Student Reflection: “ I really liked the seminar. It helps everyone get involved. Normal classes you memorize and copy it on the test. Socratic seminars you have to think.
We apply everything in here and it builds social skills. It also builds respect and responsibility and we get better as a whole. Huge success in a tiny circle.” Nicholas
Humanities 9 Perseverance PBLPosted by Tara Harvey on 11/21/2019 12:00:00 PM
Humanities 9 has been engaged in a project of perseverance. They dug into how historical icons, contemporary figures, and fictional characters show their “toughness” and succeed in spite of adversity. Through mini lessons on race relations, LGBTQ, Native Americans, and education students took their surface knowledge and dove deep to find more about their chosen topic.
Teacher Reflection: With our current mental health crisis in America and the challenges students go through throughout their adolescent years, Mr. Baldwin and I felt like it was important to tackle what it means to persevere through difficult situations. As always, we wanted to bring in elements of history and ELA so we had students, with the theme of perseverance, choose, research, and present information on a historical, contemporary, and fictional character who is a good example of perseverance. I really loved this unit. I think by researching challenging situations in their figure’s lives, the students got to dig deeper into the humanity of these people who are otherwise removed from their everyday lives. I think, too, it gave students role models to look up to in times of crisis. This unit was so fun for me to see what subjects they gravitated towards, who they ultimately ended up choosing, and why they found these people such good examples of perseverance.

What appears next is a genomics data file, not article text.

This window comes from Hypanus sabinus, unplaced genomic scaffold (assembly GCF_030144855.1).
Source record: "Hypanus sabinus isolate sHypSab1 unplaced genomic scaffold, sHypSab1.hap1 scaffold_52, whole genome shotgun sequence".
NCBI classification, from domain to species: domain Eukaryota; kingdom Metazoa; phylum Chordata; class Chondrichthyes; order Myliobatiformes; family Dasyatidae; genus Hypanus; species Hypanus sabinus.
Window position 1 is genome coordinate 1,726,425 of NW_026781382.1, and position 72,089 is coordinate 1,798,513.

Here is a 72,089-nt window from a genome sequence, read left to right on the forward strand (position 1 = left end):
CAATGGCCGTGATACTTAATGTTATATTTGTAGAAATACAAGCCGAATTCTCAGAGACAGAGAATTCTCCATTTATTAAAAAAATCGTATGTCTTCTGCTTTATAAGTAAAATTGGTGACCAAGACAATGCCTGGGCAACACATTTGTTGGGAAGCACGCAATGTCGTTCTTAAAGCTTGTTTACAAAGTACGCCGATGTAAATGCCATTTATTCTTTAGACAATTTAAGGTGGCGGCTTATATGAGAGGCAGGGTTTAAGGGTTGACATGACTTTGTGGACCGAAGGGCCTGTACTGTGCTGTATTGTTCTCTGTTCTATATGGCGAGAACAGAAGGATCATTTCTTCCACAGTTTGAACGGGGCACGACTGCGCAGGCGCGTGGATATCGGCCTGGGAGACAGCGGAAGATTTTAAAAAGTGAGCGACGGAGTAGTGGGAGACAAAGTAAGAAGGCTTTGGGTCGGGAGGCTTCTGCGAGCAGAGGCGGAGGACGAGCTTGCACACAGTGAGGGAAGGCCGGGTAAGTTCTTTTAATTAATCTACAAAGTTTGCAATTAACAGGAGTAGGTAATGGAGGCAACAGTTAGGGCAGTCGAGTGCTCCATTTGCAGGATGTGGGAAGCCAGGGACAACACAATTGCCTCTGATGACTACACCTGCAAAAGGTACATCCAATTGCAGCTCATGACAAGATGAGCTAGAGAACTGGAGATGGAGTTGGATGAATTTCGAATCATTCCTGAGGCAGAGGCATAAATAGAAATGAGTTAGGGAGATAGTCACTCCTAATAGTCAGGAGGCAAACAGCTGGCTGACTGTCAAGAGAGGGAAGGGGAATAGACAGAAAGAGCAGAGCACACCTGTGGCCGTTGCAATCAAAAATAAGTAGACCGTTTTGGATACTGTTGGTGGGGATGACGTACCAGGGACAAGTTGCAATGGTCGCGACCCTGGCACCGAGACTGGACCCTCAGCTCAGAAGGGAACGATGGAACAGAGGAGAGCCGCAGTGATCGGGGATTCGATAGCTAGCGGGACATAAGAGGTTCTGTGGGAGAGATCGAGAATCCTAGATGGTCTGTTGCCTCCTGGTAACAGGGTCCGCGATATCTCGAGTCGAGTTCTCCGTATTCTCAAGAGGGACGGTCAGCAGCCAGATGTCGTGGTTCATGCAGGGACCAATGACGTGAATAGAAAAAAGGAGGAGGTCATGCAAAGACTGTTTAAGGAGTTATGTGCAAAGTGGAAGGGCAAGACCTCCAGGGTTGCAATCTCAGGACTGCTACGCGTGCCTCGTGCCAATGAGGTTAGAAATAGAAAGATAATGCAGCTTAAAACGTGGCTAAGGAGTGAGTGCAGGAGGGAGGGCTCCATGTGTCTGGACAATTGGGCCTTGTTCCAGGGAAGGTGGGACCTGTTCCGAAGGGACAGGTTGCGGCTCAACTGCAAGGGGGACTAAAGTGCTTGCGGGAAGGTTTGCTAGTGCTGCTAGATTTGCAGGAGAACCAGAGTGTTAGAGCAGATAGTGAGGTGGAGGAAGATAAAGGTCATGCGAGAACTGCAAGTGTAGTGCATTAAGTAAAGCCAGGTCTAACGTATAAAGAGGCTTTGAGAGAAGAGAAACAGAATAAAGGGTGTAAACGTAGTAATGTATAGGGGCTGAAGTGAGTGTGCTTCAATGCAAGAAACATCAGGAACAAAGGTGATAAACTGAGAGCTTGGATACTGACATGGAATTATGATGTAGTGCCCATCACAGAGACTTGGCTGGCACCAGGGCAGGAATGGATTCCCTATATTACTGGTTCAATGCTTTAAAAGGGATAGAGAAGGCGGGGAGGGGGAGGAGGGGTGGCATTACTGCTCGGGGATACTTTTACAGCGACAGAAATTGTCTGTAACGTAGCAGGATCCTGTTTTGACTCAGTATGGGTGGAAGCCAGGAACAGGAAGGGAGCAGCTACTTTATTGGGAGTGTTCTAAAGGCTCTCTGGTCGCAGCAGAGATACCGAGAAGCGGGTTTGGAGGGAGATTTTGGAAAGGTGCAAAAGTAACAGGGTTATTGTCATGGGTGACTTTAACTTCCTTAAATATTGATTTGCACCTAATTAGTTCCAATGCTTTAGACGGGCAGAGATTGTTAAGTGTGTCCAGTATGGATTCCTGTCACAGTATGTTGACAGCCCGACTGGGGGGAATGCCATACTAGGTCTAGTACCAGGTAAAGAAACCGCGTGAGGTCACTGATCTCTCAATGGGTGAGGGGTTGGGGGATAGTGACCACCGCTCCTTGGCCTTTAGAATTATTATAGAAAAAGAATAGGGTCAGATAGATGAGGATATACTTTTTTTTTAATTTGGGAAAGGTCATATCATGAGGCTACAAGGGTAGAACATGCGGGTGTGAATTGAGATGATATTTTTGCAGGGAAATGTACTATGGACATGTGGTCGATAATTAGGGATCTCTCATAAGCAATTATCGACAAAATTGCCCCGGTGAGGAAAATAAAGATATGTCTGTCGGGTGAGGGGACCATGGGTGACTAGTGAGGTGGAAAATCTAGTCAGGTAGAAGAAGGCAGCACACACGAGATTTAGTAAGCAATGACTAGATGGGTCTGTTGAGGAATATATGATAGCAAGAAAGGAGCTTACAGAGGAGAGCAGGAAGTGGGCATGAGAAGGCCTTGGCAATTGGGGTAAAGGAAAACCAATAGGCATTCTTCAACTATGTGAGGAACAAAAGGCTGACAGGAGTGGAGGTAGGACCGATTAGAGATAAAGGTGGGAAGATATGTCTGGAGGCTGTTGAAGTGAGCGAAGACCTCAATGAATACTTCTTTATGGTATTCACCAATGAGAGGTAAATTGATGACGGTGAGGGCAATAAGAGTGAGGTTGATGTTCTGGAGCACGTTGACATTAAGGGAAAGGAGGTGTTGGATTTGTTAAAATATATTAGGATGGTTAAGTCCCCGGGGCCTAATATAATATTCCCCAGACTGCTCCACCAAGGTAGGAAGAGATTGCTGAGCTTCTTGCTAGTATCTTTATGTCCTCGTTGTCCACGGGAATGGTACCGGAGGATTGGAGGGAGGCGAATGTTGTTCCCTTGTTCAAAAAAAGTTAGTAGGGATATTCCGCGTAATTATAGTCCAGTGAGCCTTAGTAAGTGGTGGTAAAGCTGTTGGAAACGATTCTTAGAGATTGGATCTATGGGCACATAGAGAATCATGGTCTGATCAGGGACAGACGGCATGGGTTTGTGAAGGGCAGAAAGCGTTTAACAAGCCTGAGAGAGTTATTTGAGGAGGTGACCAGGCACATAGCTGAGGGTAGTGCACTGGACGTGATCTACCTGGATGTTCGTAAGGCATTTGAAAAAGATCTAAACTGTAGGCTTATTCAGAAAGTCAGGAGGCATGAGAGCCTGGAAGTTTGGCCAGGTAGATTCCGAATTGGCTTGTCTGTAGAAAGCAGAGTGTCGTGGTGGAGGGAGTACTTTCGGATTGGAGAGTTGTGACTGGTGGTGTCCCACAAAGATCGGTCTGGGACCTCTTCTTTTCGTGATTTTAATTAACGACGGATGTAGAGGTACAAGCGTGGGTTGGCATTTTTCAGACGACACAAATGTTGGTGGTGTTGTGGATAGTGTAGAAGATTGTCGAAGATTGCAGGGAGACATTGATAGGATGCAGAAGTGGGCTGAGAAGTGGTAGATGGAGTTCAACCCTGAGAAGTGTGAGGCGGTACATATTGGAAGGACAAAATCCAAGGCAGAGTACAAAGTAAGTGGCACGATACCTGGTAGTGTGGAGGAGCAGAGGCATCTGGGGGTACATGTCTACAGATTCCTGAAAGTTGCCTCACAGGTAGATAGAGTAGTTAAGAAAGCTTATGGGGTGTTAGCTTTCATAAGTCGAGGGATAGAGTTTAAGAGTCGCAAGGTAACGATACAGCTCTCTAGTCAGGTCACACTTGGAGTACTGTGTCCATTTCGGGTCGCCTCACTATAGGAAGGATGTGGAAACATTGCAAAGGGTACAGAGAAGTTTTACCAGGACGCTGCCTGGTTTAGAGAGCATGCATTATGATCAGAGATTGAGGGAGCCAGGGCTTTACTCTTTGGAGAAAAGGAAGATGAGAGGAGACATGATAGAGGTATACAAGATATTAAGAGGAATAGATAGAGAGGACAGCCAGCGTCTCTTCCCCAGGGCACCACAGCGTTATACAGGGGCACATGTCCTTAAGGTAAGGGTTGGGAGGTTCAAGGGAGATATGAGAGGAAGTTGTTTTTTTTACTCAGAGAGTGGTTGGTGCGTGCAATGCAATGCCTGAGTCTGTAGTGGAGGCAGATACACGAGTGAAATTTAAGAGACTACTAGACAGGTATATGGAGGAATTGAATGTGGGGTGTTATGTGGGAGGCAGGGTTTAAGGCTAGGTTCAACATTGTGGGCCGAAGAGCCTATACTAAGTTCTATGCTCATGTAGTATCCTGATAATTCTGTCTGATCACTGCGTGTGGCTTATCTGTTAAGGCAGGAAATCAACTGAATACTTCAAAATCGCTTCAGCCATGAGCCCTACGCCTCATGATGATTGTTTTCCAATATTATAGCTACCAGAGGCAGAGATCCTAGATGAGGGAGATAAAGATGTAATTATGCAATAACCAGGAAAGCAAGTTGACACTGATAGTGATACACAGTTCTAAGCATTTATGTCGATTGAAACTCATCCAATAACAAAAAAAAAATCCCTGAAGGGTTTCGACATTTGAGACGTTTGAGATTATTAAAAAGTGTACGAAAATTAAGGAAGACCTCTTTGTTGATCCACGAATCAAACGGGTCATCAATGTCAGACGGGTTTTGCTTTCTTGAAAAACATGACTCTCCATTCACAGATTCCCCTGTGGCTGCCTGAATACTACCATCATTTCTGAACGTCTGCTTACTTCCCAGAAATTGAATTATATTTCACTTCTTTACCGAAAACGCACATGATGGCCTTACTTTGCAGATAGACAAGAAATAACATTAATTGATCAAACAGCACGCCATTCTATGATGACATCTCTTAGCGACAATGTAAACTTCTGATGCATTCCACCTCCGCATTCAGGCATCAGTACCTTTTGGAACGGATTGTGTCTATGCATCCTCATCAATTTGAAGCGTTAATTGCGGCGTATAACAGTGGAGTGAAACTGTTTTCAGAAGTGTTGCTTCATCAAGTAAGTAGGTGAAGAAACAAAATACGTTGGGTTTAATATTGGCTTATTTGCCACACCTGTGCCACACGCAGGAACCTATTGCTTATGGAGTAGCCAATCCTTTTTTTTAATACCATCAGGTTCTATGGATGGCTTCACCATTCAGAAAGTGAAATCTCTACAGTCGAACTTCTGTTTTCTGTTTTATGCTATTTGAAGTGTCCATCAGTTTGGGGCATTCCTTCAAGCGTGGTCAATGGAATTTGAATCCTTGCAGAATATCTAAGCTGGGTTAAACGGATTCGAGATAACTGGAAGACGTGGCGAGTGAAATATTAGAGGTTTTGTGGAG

I have been interested in gender equality and feminism for as long as I can remember. I've always been confused as to why women and men are treated differently.
I chose this topic because I am passionate about gender equality/women's rights and I wanted to learn more about the people throughout history that are trying to make gender equality a reality.
AP Biology -What's that cell telling us?Posted by Tara Harvey on 10/17/2019 11:00:00 AM
Dr. Brittan Wilson’s AP Biology students are not just studying for an AP test, they are gaining the skills needed to cure diseases! Students are investigating different diseases to determine what cells and molecules are affected using primary research from institutions like the Mayo Clinic or The Center for Disease Control. They can describe a healthy and an unhealthy cell in a person affected by a particular disease as well as the size, function, purpose, and cellular structure. They will then be assessing how this impacts an individual as a whole. The goal of this research is for students to experience the initial research process and to be able to assess what we already know about these diseases. At the end of the term, they will be submitting a research proposal for what needs to be further assessed in order to cure their particular disease.